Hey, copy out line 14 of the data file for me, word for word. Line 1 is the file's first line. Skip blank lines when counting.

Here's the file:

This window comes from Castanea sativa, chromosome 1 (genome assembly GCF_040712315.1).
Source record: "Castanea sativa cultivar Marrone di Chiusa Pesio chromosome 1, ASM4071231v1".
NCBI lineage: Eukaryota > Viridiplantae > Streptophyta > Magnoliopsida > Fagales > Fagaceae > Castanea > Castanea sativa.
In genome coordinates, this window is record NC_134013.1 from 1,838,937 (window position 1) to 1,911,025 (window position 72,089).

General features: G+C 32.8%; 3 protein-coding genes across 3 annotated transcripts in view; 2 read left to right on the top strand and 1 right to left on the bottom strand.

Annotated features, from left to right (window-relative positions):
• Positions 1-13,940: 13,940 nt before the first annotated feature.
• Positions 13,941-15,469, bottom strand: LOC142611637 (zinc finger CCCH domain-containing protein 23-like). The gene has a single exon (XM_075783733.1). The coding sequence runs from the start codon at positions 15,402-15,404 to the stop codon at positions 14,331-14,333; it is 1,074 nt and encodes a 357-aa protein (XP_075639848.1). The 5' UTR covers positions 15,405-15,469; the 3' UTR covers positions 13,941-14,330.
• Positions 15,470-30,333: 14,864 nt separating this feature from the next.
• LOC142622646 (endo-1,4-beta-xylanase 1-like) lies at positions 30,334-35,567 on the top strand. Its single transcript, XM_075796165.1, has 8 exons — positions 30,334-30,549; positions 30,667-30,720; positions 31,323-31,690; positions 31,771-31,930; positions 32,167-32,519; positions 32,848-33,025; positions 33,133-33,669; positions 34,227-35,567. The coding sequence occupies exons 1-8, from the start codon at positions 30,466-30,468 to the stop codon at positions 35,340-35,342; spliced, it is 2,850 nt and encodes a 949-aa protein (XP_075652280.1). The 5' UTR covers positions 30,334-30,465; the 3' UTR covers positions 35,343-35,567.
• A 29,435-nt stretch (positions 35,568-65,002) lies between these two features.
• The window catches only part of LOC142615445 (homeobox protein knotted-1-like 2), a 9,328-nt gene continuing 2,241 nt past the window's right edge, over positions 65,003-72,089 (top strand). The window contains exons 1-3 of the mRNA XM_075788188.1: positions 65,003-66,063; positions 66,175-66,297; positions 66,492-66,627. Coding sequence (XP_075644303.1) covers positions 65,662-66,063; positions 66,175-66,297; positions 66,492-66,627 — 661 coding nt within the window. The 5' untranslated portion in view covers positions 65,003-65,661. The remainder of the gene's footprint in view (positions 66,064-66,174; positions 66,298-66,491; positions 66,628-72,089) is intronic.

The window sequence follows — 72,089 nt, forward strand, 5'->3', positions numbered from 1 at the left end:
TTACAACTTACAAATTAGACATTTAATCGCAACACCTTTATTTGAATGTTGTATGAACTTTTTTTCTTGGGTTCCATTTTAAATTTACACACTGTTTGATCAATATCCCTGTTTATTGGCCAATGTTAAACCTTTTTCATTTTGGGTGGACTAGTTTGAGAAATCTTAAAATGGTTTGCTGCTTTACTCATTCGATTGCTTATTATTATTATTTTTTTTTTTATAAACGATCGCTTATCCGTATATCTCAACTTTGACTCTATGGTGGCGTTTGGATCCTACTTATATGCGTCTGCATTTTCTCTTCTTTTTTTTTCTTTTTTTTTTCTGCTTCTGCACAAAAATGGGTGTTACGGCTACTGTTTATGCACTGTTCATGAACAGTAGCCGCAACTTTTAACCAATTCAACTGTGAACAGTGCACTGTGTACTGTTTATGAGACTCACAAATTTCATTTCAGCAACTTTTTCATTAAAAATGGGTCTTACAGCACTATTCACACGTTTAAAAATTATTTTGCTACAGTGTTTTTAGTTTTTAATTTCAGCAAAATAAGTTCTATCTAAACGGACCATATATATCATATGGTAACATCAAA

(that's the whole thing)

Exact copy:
TTACAACTTACAAATTAGACATTTAATCGCAACACCTTTATTTGAATGTTGTATGAACTTTTTTTCTTGGGTTCCATTTTAAATTTACACACTGTTTGATCAATATCCCTGTTTATTGGCCAATGTTAAACCTTTTTCATTTTGGGTGGACTAGTTTGAGAAATCTTAAAATGGTTTGCTGCTTTACTCATTCGATTGCTTATTATTATTATTTTTTTTTTTATAAACGATCGCTTATCCGTATATCTCAACTTTGACTCTATGGTGGCGTTTGGATCCTACTTATATGCGTCTGCATTTTCTCTTCTTTTTTTTTCTTTTTTTTTTCTGCTTCTGCACAAAAATGGGTGTTACGGCTACTGTTTATGCACTGTTCATGAACAGTAGCCGCAACTTTTAACCAATTCAACTGTGAACAGTGCACTGTGTACTGTTTATGAGACTCACAAATTTCATTTCAGCAACTTTTTCATTAAAAATGGGTCTTACAGCACTATTCACACGTTTAAAAATTATTTTGCTACAGTGTTTTTAGTTTTTAATTTCAGCAAAATAAGTTCTATCTAAACGGACCATATATATCATATGGTAACATCAAA